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Mobile phones no longer comfort devices, but the taxman’s dragnet

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By ELSIE EYAKUZE

Last week I dwelt on the digital divide in Tanzania and we have to admit that technology is wonderful. It is very youth-oriented. The sector taps into human creativity and contributes immensely to human welfare because we use tech to solve problems facing us… right?

Recently, I got drawn into a conversation about nostalgia for the past century as end of a millennium children will do. As we reminisced about what childhood was like, I started to become uncomfortable with how we all seemed to agree that things were maybe not better, but life back then was more “grounded” for lack of a better term. You had to participate more in it if you will. Analog living took some doing.

Without the many amenities we take for granted now, you had to work to communicate, especially over large distances which meant decent handwriting and enough personality to be comprehended and appealing enough to be written back to.

Appointments made had to be kept, no last-minute texting to cancel on plans and no quick “I am on my way!” messages. Be there or be square. There was an almost dangerous soupcon of ‘anything can happen’ on any given day and we wouldn’t know about it until the evening news bulletin at the earliest.

Knowledge was also hard-earned with none of the convenience of search engines, we had to have working memories.

Long journeys

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Phone numbers and times tables, routes to places that were distant and the stamina required for long journeys over rough roads. Adults generally did not feel that it was their job to make a childhood ‘fun’.

Relatively safe, well-nourished and provided for to the best of their abilities? Yes. Fun was what the great unsupervised outdoors, fellow neighbourhood kids, empty boxes, sticks, string, mudpuddles and— most importantly— imagination were for.

Imagination, trained memories, routine tasks and enough independence to indulge our imagination and our nascent social skills with peers — couple with the emerging age of knowledge.

We might have played with a stick but we were also the children who knew how to programme a VCR and make rabbit-ear antennae out of clothes hangers.

Proto-programmers and engineers without the Youtube video tutorials. We experienced every gaming platform from arcade to console, PC through Virtual Reality, a micro-generation that apparently bridges the gap between the analog and the digital.

Which maybe explains why even though I like tech so much, there is a part of me that has always resisted it.

I think that there is a finite amount of “stretch” in every individual, meaning that we all hit our technology wall at some point, and sometimes for good reasons. I might be sensing the approach of my limitations, thanks mostly to my government of all entities.

When mobile phones first came out, it was clear from the get-go what the danger would be. The mobile phone was a kind of a tether, a leash if you will and I wasn’t sure who would be on the other side of it. Initially the resistance had to do with protecting my time: being available via device 24/7 is neither natural nor a good idea.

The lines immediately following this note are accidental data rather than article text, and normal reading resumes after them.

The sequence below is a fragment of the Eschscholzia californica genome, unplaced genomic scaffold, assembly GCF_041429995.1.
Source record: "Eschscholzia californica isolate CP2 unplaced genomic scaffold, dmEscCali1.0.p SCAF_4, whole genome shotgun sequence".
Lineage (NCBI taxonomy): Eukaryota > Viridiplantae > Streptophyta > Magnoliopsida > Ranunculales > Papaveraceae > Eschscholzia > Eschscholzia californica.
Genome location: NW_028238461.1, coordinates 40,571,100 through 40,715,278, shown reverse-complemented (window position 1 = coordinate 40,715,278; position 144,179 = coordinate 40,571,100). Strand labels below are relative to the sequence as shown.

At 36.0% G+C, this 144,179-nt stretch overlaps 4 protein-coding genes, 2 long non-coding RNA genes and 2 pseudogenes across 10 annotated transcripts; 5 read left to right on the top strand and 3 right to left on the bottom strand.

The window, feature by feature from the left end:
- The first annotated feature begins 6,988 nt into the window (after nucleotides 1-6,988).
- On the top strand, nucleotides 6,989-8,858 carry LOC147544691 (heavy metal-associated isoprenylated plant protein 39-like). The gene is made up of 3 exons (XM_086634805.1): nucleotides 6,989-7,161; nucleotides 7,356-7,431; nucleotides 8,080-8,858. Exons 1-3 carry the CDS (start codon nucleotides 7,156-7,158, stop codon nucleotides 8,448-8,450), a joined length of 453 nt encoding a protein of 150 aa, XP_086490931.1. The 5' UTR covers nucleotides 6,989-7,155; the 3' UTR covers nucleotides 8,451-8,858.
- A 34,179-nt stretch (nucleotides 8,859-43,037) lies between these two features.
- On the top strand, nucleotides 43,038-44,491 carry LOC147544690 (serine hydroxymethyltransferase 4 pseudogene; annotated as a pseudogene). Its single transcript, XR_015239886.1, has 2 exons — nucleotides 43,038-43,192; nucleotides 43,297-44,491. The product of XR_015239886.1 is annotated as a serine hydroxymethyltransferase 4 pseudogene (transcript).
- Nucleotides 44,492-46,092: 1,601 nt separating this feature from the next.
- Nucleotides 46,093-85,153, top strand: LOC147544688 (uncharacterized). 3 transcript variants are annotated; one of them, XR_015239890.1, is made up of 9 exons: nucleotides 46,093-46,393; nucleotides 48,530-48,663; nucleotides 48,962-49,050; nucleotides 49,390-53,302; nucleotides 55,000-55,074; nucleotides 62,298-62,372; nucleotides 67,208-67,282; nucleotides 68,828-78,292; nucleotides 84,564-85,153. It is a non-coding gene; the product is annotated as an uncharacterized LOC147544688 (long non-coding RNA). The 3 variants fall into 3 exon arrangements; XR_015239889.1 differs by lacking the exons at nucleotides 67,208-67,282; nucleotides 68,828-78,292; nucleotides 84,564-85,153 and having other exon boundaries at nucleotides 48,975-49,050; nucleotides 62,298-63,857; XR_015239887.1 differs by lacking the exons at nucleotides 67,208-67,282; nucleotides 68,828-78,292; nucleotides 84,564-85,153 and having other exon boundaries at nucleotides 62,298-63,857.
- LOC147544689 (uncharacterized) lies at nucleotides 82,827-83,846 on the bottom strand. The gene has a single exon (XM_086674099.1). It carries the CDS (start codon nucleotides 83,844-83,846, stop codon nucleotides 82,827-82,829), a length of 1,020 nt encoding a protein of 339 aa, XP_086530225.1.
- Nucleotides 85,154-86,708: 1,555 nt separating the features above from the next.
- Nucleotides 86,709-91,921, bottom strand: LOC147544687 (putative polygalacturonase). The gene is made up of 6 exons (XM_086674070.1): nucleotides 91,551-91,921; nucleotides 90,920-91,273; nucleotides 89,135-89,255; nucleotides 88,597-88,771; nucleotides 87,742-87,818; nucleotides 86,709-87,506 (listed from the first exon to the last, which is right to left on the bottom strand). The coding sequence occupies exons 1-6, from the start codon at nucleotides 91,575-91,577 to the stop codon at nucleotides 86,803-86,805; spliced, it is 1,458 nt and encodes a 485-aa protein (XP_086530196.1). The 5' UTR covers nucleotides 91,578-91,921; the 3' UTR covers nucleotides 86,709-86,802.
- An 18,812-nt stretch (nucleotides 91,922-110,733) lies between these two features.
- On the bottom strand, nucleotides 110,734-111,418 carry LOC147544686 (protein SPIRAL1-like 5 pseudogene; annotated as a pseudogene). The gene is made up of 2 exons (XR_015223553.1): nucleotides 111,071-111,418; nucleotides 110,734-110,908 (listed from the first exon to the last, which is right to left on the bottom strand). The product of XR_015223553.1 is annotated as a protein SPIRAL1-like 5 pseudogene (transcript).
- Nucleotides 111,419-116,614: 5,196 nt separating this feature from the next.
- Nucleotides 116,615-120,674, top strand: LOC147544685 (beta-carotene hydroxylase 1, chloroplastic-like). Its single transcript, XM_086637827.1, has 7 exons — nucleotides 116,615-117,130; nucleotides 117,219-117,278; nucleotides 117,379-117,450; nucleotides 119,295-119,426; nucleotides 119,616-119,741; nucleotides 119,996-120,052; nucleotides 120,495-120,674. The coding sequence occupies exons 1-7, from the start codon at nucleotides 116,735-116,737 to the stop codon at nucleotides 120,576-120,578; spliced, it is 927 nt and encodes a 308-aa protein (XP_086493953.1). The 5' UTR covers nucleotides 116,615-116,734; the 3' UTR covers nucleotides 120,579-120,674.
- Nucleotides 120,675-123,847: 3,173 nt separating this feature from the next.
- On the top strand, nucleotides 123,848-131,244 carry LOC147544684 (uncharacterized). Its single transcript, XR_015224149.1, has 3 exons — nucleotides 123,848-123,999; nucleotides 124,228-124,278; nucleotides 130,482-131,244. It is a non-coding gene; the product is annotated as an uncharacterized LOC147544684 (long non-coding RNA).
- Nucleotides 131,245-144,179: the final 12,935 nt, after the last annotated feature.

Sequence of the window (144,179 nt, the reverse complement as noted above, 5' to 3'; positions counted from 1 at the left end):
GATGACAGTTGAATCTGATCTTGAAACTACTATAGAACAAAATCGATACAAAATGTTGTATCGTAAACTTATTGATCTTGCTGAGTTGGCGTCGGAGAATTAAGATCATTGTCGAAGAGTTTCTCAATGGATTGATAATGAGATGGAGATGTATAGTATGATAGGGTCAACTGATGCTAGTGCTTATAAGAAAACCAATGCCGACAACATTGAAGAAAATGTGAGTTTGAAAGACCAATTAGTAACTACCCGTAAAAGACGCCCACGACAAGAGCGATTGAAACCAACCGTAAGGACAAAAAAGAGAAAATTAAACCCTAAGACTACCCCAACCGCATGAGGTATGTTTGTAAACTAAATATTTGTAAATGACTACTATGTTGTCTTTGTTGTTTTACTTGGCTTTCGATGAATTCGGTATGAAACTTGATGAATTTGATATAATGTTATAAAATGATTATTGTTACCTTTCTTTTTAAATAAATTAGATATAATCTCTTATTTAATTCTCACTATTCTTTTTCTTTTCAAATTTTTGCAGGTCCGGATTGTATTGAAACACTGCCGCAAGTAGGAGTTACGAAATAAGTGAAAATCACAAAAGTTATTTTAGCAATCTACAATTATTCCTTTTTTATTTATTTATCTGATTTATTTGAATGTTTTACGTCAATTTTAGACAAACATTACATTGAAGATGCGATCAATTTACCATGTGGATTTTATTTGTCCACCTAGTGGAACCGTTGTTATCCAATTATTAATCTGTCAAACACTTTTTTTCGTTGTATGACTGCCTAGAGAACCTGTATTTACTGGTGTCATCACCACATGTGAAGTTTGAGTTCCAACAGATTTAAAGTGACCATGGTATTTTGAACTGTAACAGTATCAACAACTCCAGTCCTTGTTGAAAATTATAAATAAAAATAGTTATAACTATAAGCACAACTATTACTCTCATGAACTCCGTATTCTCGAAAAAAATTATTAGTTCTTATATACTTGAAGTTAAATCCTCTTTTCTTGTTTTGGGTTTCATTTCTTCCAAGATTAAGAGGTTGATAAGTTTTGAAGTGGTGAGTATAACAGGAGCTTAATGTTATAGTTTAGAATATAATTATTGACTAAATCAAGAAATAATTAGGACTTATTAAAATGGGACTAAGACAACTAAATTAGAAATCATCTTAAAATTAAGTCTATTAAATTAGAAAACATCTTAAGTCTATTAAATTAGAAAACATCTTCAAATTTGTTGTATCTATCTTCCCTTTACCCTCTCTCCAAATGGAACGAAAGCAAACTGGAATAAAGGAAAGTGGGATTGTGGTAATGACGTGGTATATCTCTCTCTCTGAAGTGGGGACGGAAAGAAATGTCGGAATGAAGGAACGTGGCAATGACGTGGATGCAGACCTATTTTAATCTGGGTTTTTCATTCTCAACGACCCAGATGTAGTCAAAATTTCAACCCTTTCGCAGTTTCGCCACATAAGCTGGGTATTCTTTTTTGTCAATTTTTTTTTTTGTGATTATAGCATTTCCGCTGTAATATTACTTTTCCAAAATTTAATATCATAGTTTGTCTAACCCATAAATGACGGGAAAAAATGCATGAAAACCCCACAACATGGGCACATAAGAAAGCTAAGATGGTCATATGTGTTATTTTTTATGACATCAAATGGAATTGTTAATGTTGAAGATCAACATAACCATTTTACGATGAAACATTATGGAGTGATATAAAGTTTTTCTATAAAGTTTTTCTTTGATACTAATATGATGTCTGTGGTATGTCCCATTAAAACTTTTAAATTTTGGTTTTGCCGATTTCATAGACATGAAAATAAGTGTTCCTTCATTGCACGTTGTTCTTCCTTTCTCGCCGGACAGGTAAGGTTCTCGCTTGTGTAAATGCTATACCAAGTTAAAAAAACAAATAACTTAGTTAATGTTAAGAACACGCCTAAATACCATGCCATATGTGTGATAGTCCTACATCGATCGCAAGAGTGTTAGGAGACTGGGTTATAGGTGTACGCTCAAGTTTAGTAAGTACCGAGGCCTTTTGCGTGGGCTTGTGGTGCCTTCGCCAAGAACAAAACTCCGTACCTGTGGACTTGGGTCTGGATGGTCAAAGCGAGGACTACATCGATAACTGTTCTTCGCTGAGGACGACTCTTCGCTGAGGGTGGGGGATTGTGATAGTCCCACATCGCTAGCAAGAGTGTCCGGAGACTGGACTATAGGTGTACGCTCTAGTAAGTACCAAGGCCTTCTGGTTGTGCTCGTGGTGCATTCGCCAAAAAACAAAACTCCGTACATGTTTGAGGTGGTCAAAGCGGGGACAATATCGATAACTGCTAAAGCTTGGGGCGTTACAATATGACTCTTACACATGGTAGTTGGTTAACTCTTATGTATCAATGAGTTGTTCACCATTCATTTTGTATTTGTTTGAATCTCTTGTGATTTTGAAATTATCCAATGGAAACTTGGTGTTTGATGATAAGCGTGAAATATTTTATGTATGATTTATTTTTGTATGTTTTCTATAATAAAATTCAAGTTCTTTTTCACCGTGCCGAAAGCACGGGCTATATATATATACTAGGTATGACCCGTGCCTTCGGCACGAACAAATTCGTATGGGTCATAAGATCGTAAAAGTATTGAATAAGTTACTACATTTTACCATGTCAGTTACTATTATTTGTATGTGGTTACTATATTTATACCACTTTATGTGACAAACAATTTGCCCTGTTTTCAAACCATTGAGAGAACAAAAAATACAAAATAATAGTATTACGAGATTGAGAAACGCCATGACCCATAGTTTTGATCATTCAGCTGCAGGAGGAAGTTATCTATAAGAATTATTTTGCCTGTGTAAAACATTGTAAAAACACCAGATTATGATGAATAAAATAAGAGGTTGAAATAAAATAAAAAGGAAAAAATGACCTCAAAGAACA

There was also the concomitant issue of privacy, but that didn’t seem like a big deal at the time. I managed to keep my promise of avoiding them for several years until they became cheap and readily available, compellingly convenient and finally necessary.

Sim cards

Fast forward to this year: Tanzania now requires citizens to have a national identification number with fingerprinting to register the Sim cards we use on devices that affords us access to social media and the internet. The internet, social media and ICT have become the defacto manufacturers, repositories and disseminators of news, information and knowledge as well as a critical arena for public, personal and professional purposes. In other words we are locked in. The Hand that hold The Leash has shown itself.

It would be easy to paint all of this as only nefarious, but the conveniences of such a system are nothing to be sniffed at. All forms of identification that one might require? Ease of processing. Registering for a myriad of services including financial? No problem. Shifting from cash to money? Safe and sound. Compliance brings with it a sense of comfort that is lubricated by the speed and efficiency with which you can pay for utilities and get services.

Except that now that a decent amount of people are using this substructure and quite invested in it, the Hand that Holds the Leash has been tugging a bit rudely in the past few months.

We have gone from just paying for services to being taxed quite efficiently via our devices. Even more alarming is the rate at which new taxes and fees are emerging every day.

We are trading something of value for these modern comforts, and I am not sure we know what all it is yet even though somehow our “third world” governments do.

Elsie Eyakuze is a consultant and blogger for The Mikocheni Report: E-mail: [email protected]



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